By Kevin James Jeffery 5:35 pm PST

For Americans, Thanksgiving is a time for families and friends to gather and eat. For many western cultures, Christmas is that time. For Muslims throughout the world, Eid is a time for families, friends, and neighbors to break bread after Ramadan.

In China and throughout ethnic cultures throughout the world, Lunar New Year (or Chinese New Year) is one of the most important holidays of the year.

Most westerners probably know LNY as that time for parades and fireworks going off in China towns around cities. But in China, Taiwan, South Korea, Vietnam, and other countries, it’s a time when people head home to catch up with friends and family while feasting.

Celebrated by over 1.5 billion people each year, travel during Lunar New Year is heralded as the world’s largest annual human migration. In 2019 alone, 3 billion trips were made during the LNY holiday.

Like most holidays throughout the world, Lunar New Year has its own rituals and customs. For example, many families hang two pairs of door gods known as mén shén at the entrance of their homes to protect against evil spirits.

Ancestor worship

 One of the most common rituals practiced during the Lunar New Year is ancestor worship. Celebrated on LNY Eve, it is tradition for the male head of the household to lead the family in making offerings to the spirits of their ancestors.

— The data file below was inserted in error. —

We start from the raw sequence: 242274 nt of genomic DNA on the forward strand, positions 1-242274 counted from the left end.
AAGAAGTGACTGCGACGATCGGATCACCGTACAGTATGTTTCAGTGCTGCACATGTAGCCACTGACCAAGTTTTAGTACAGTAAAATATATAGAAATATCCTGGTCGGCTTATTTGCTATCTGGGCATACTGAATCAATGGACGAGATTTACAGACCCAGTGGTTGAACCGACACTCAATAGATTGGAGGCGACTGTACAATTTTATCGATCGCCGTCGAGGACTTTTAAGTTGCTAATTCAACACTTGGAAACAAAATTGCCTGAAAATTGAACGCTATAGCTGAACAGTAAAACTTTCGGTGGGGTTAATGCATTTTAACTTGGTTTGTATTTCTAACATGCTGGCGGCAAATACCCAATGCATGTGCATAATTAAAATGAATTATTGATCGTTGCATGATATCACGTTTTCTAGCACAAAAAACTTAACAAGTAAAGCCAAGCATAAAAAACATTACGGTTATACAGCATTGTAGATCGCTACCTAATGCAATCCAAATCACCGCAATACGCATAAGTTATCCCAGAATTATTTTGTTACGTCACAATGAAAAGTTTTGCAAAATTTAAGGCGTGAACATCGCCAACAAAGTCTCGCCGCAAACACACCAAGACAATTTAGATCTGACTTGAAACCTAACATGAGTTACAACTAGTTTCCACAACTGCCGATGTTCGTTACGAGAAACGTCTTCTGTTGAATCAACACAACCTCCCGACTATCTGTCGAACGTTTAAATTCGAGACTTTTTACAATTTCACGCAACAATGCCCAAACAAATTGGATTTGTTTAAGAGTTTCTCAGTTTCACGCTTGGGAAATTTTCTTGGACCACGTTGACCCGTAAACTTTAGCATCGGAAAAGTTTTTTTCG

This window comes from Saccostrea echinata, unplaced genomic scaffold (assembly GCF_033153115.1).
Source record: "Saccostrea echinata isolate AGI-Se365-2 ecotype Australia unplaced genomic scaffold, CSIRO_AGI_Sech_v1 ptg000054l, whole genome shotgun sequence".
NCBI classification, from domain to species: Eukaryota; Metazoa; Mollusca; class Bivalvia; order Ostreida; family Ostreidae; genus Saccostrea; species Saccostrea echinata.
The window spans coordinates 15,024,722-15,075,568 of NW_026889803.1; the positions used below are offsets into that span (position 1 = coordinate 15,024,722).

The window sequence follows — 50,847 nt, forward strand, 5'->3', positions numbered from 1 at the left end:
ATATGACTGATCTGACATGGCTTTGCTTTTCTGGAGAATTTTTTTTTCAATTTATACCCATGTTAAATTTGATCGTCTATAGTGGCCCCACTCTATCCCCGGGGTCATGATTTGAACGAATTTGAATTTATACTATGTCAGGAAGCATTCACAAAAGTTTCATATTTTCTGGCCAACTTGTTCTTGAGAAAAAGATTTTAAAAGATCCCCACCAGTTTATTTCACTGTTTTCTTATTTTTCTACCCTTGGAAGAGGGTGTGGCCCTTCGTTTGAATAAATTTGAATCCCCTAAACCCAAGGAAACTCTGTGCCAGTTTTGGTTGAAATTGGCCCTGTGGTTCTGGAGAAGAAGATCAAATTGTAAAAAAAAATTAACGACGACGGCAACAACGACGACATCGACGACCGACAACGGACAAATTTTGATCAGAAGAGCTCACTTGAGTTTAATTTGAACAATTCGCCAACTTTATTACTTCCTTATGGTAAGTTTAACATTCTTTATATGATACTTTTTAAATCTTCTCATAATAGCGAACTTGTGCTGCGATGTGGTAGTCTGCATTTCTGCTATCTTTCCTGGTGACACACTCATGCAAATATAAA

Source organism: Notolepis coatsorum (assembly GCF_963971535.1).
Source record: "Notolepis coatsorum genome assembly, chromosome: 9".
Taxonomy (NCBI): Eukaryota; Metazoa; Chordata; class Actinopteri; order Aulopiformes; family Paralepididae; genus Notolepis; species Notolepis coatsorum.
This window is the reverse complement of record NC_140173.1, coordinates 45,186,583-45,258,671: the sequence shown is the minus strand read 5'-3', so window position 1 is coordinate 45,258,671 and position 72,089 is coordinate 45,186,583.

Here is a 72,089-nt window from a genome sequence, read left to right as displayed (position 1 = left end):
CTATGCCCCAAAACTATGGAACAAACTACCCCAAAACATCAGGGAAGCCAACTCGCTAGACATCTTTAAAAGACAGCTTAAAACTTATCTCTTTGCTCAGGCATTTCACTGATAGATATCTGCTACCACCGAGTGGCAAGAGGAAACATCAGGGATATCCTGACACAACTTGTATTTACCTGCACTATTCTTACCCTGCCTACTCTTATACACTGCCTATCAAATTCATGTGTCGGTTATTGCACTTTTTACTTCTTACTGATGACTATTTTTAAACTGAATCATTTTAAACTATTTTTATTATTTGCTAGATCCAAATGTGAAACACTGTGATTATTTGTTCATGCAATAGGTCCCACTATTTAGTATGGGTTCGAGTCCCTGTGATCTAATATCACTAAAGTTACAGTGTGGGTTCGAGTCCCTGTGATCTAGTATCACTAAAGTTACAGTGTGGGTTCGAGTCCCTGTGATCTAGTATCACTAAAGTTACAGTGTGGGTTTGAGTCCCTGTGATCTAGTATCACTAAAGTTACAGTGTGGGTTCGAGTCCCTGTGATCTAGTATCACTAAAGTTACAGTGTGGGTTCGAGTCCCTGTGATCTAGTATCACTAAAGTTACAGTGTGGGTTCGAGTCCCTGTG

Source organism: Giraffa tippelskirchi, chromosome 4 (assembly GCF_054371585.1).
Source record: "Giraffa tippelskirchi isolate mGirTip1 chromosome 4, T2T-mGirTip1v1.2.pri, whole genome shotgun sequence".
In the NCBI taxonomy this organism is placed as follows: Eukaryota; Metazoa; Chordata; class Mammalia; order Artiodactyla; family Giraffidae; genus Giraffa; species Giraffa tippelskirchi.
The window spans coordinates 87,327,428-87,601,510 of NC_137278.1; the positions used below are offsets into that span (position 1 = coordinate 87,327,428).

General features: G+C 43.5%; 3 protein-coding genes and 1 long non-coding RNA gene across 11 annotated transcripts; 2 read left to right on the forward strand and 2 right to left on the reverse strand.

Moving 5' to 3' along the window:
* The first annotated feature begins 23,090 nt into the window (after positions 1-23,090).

Oftentimes, this ceremony will begin by sealing the cracks of the doors with red paper to prevent last year’s bad luck from entering the house, and any good luck from escaping. First, respect would be made to all the gods the family wishes to remain on good terms with, such as the god of wealth or the god of health.

Afterward, attention would turn to the ancestors, where sacrifices of food are given while incense is burned. Depending on the wealth of the family, members will then kneel before ancestral tablets to pay respect, or in front of an altar within an ancestral hall dedicated to deceased family members.

Elderly and grandparents

 Just as important is showing respect to elderly family members. This is shown by kneeling or bowing (kowtow) to each generation above, starting with the eldest. It’s normal for children to be rewarded for showing respect with red envelopes filled with money (yasuiqian).

After the ancestor worship is complete, the family sits down for perhaps their biggest meal of the year. Seafood such as whole fish, oysters, shrimp, and clams are a typical main course. Egg-skin dumplings, meat-filled dumplings, soybean sprouts, nuts, sweets, and pastries can also accompany the enormous feast.

While it’s normal for modern families to stay up throughout the night watching holiday programs on the TV while waiting for the new year’s firecrackers and explosions. For the ancestors of their family, a Lunar New Year night would have consisted of playing games, drinking wine, singing, joking around, and telling stories.